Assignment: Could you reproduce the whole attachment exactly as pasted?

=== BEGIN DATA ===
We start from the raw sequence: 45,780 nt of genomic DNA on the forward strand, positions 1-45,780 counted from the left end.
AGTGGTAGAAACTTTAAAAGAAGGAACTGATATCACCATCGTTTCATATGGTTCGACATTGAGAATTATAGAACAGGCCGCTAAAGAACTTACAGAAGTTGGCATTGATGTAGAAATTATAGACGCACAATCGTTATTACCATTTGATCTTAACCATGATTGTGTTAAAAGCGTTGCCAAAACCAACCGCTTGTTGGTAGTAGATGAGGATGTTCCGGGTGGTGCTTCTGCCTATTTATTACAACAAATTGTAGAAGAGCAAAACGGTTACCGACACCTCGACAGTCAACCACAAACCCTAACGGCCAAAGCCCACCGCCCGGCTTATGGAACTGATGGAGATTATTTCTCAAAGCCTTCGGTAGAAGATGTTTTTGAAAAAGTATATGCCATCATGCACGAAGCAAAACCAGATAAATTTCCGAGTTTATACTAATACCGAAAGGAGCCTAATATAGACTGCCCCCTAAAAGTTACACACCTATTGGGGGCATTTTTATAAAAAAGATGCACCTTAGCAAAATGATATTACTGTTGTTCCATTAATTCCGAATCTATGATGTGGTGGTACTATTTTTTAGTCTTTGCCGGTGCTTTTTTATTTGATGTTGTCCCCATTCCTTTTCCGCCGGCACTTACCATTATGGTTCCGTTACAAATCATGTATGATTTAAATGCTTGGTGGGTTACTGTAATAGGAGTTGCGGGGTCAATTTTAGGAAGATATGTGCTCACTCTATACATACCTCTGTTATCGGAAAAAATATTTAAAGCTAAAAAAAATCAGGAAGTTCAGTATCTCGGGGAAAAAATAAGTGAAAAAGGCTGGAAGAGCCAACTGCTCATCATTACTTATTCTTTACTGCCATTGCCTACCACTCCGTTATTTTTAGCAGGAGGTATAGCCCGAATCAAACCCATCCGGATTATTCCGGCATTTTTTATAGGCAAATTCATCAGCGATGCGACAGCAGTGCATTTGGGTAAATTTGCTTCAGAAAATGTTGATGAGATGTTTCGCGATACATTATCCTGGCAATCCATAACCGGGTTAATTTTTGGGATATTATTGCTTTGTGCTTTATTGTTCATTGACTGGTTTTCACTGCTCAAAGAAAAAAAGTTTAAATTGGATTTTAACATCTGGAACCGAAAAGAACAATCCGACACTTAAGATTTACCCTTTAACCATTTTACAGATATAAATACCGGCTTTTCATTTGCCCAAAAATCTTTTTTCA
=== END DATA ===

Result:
We start from the raw sequence: 45,780 nt of genomic DNA on the forward strand, positions 1-45,780 counted from the left end.
AGTGGTAGAAACTTTAAAAGAAGGAACTGATATCACCATCGTTTCATATGGTTCGACATTGAGAATTATAGAACAGGCCGCTAAAGAACTTACAGAAGTTGGCATTGATGTAGAAATTATAGACGCACAATCGTTATTACCATTTGATCTTAACCATGATTGTGTTAAAAGCGTTGCCAAAACCAACCGCTTGTTGGTAGTAGATGAGGATGTTCCGGGTGGTGCTTCTGCCTATTTATTACAACAAATTGTAGAAGAGCAAAACGGTTACCGACACCTCGACAGTCAACCACAAACCCTAACGGCCAAAGCCCACCGCCCGGCTTATGGAACTGATGGAGATTATTTCTCAAAGCCTTCGGTAGAAGATGTTTTTGAAAAAGTATATGCCATCATGCACGAAGCAAAACCAGATAAATTTCCGAGTTTATACTAATACCGAAAGGAGCCTAATATAGACTGCCCCCTAAAAGTTACACACCTATTGGGGGCATTTTTATAAAAAAGATGCACCTTAGCAAAATGATATTACTGTTGTTCCATTAATTCCGAATCTATGATGTGGTGGTACTATTTTTTAGTCTTTGCCGGTGCTTTTTTATTTGATGTTGTCCCCATTCCTTTTCCGCCGGCACTTACCATTATGGTTCCGTTACAAATCATGTATGATTTAAATGCTTGGTGGGTTACTGTAATAGGAGTTGCGGGGTCAATTTTAGGAAGATATGTGCTCACTCTATACATACCTCTGTTATCGGAAAAAATATTTAAAGCTAAAAAAAATCAGGAAGTTCAGTATCTCGGGGAAAAAATAAGTGAAAAAGGCTGGAAGAGCCAACTGCTCATCATTACTTATTCTTTACTGCCATTGCCTACCACTCCGTTATTTTTAGCAGGAGGTATAGCCCGAATCAAACCCATCCGGATTATTCCGGCATTTTTTATAGGCAAATTCATCAGCGATGCGACAGCAGTGCATTTGGGTAAATTTGCTTCAGAAAATGTTGATGAGATGTTTCGCGATACATTATCCTGGCAATCCATAACCGGGTTAATTTTTGGGATATTATTGCTTTGTGCTTTATTGTTCATTGACTGGTTTTCACTGCTCAAAGAAAAAAAGTTTAAATTGGATTTTAACATCTGGAACCGAAAAGAACAATCCGACACTTAAGATTTACCCTTTAACCATTTTACAGATATAAATACCGGCTTTTCATTTGCCCAAAAATCTTTTTTCA